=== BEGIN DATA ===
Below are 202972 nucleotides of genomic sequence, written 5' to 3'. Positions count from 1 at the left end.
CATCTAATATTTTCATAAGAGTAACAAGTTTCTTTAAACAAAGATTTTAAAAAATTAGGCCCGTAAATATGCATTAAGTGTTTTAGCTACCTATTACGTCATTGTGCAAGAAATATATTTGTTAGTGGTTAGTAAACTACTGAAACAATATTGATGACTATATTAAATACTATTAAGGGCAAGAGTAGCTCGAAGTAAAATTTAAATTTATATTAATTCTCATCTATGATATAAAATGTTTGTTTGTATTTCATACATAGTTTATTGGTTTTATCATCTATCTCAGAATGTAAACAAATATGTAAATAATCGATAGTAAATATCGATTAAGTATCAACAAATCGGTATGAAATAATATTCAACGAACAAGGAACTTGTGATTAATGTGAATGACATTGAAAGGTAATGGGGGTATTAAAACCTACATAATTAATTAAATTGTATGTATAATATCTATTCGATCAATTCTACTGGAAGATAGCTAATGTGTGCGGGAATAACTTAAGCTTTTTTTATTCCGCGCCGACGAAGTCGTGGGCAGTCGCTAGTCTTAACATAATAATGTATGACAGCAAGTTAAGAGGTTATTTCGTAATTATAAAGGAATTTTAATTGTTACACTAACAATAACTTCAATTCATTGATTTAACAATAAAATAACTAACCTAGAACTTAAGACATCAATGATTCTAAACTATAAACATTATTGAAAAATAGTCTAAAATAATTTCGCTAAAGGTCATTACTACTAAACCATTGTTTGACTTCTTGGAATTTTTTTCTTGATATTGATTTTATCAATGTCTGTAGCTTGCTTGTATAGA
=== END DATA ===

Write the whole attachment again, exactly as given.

Below are 202972 nucleotides of genomic sequence, written 5' to 3'. Positions count from 1 at the left end.
CATCTAATATTTTCATAAGAGTAACAAGTTTCTTTAAACAAAGATTTTAAAAAATTAGGCCCGTAAATATGCATTAAGTGTTTTAGCTACCTATTACGTCATTGTGCAAGAAATATATTTGTTAGTGGTTAGTAAACTACTGAAACAATATTGATGACTATATTAAATACTATTAAGGGCAAGAGTAGCTCGAAGTAAAATTTAAATTTATATTAATTCTCATCTATGATATAAAATGTTTGTTTGTATTTCATACATAGTTTATTGGTTTTATCATCTATCTCAGAATGTAAACAAATATGTAAATAATCGATAGTAAATATCGATTAAGTATCAACAAATCGGTATGAAATAATATTCAACGAACAAGGAACTTGTGATTAATGTGAATGACATTGAAAGGTAATGGGGGTATTAAAACCTACATAATTAATTAAATTGTATGTATAATATCTATTCGATCAATTCTACTGGAAGATAGCTAATGTGTGCGGGAATAACTTAAGCTTTTTTTATTCCGCGCCGACGAAGTCGTGGGCAGTCGCTAGTCTTAACATAATAATGTATGACAGCAAGTTAAGAGGTTATTTCGTAATTATAAAGGAATTTTAATTGTTACACTAACAATAACTTCAATTCATTGATTTAACAATAAAATAACTAACCTAGAACTTAAGACATCAATGATTCTAAACTATAAACATTATTGAAAAATAGTCTAAAATAATTTCGCTAAAGGTCATTACTACTAAACCATTGTTTGACTTCTTGGAATTTTTTTCTTGATATTGATTTTATCAATGTCTGTAGCTTGCTTGTATAGA